From an employee’s perspective, one of the most frustrating issues that could be present in the workplace is leadership that proves to be inconsistent. This lack of managerial consistency can wind up causing some serious problems and is often demonstrated through a variety of repeated behaviors.
These behaviors often include:
This kind of inconsistency can be downright toxic to the business, leading to turnover, poor customer interactions and relationships, and an assortment of other detriments to anyone associated with the business—those who work there, those who work with it, and even those just considering the idea of working with it.
Let’s look at why it is so important to demonstrate consistency within your business.
If you were to be inconsistent in how you ran your business, it would make you come up as irresponsible at best. As a leader, you need to be sure that your team respects you enough to follow, and that your clientele is confident enough to bet money on you. Too many contradictory actions and this respect and confidence will likely evaporate.
The best leaders, historically speaking, lead by example, and you’ll likely get as you give if you show your clients and employees alike the respect that a bit of stability suggests. In order to lead effectively, you need to be trusted to act a certain way. By its very definition, consistency will give that trust the foundation it needs.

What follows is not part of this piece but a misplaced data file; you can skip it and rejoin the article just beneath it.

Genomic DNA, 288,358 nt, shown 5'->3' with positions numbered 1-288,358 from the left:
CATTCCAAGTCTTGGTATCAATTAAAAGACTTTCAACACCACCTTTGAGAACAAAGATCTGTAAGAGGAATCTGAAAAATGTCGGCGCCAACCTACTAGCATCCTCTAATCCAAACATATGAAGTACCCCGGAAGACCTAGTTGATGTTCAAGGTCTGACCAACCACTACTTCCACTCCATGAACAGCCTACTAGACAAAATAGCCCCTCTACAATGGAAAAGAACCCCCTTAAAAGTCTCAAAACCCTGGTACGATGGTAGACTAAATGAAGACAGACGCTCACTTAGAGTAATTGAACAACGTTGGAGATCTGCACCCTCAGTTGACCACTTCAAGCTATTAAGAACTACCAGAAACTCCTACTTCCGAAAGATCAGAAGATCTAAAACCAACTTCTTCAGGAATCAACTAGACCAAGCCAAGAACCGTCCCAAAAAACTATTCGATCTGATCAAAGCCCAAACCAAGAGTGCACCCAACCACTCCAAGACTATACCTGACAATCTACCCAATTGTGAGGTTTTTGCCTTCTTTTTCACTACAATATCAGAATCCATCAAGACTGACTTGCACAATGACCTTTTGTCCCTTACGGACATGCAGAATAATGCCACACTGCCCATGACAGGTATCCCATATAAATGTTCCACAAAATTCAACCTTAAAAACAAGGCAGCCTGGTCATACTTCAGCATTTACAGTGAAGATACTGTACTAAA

On a related note, accountability is equally important to those in leadership roles. Let’s face it, if the people working under you are underperforming to your expectations, you’d say they were falling short, right? Well, employees rightly feel the same way about management—there are certain responsibilities that company leadership must answer for. Failing that encourages some not-so-great repercussions, including mixed results, unpredictable costs, and lacking productivity.
When your processes are followed consistently, it can help you generate the metrics that will be most useful to you as you crunch the numbers for your business analytics. While this will take at least three months of sustained (or, shall we say consistent) consistency, you’ll soon have the data you need to make an informed decision.
Reputation management has never before been such a crucial consideration for a business, as exposure to the public eye has never been so prevalent before. It isn’t exactly a secret that treating your team members poorly can come back to haunt an organization, so if you constantly change the environment they work in, it will only promote a lack of faith in your leadership. While innovation is to be welcomed, of course, your team will need a bit of a warning ahead of any major shifts.
What do you think is the greatest benefit that business consistency can bring? Keep checking back for more great technology content!
About the author
Michael is the CTO at Aniar IT Services and has been working in IT for over 20 years.
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